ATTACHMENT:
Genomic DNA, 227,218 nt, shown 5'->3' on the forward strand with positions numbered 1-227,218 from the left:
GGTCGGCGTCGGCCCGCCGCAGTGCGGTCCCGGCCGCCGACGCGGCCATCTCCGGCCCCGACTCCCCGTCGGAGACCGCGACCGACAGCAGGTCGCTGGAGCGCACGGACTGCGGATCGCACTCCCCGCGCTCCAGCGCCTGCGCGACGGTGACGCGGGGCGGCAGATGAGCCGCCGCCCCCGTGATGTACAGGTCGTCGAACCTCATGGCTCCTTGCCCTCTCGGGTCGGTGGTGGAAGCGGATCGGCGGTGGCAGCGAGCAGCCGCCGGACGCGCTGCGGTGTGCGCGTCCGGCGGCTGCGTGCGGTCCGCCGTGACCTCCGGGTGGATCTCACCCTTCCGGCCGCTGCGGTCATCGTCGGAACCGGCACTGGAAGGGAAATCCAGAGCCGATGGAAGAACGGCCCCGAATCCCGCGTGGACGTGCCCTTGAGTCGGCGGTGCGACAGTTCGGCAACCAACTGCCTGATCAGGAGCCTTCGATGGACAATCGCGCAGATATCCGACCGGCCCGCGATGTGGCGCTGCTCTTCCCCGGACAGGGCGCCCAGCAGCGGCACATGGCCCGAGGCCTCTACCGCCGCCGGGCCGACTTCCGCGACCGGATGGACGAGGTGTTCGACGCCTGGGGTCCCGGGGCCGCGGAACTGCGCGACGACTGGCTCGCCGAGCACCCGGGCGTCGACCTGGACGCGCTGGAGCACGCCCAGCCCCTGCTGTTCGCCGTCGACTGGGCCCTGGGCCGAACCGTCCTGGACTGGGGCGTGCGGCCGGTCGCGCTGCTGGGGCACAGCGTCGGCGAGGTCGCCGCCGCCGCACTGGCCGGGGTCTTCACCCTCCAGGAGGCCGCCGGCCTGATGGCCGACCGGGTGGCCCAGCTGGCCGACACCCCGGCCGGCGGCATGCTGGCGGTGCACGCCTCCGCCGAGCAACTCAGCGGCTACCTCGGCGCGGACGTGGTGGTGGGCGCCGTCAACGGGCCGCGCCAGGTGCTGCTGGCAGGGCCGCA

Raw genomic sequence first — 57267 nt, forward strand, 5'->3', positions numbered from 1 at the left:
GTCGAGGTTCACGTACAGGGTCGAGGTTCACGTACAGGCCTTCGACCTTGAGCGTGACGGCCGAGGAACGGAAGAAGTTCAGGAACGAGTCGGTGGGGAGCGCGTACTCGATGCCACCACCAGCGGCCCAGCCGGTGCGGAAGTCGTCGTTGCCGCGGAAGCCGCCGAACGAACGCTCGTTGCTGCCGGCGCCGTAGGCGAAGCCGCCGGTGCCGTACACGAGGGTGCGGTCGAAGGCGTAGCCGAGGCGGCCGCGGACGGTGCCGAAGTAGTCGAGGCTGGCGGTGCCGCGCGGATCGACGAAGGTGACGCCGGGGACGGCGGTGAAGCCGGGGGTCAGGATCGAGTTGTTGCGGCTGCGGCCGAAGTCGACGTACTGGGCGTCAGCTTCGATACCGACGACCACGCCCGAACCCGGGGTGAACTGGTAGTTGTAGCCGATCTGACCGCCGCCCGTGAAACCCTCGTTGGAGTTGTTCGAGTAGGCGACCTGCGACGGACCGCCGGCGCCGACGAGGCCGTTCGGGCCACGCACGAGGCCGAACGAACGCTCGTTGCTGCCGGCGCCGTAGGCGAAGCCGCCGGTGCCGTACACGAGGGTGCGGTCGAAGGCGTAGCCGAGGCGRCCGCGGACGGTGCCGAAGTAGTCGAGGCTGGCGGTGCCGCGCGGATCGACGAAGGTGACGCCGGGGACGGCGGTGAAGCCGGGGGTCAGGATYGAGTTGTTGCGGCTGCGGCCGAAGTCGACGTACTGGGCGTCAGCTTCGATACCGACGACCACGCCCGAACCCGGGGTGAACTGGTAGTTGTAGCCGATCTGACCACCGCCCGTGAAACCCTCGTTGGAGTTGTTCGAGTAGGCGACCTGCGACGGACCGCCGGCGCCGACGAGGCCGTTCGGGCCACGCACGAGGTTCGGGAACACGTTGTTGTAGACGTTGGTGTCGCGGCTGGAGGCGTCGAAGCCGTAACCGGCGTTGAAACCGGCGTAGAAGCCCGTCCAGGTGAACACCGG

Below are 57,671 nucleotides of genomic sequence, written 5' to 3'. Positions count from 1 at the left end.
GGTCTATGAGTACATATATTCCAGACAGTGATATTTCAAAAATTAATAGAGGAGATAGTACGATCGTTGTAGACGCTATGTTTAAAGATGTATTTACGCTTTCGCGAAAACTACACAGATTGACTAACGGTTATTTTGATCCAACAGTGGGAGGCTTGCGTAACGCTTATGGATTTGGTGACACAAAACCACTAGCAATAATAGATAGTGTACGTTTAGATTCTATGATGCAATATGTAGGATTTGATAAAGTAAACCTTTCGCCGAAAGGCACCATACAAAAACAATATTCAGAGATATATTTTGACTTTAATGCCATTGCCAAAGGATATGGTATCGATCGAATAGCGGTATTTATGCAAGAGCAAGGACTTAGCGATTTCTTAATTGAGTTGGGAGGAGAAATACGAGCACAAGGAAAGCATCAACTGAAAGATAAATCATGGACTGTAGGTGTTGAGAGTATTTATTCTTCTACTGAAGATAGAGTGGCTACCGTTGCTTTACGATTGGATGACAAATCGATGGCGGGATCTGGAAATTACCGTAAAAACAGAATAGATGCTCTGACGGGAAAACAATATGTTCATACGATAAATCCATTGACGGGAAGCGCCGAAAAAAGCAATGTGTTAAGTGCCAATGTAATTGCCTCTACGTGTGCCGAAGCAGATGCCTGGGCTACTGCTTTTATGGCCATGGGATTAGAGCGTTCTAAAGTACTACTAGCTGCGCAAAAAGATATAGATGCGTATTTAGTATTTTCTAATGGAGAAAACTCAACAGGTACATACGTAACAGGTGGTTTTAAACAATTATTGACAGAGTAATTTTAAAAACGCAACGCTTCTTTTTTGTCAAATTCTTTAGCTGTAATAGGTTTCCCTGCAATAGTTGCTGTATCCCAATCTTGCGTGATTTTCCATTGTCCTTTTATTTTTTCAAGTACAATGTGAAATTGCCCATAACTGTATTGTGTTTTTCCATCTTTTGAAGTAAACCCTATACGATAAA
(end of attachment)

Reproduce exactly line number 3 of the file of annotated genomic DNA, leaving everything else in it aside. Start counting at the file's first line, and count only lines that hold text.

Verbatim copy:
Raw genomic sequence first — 57267 nt, forward strand, 5'->3', positions numbered from 1 at the left: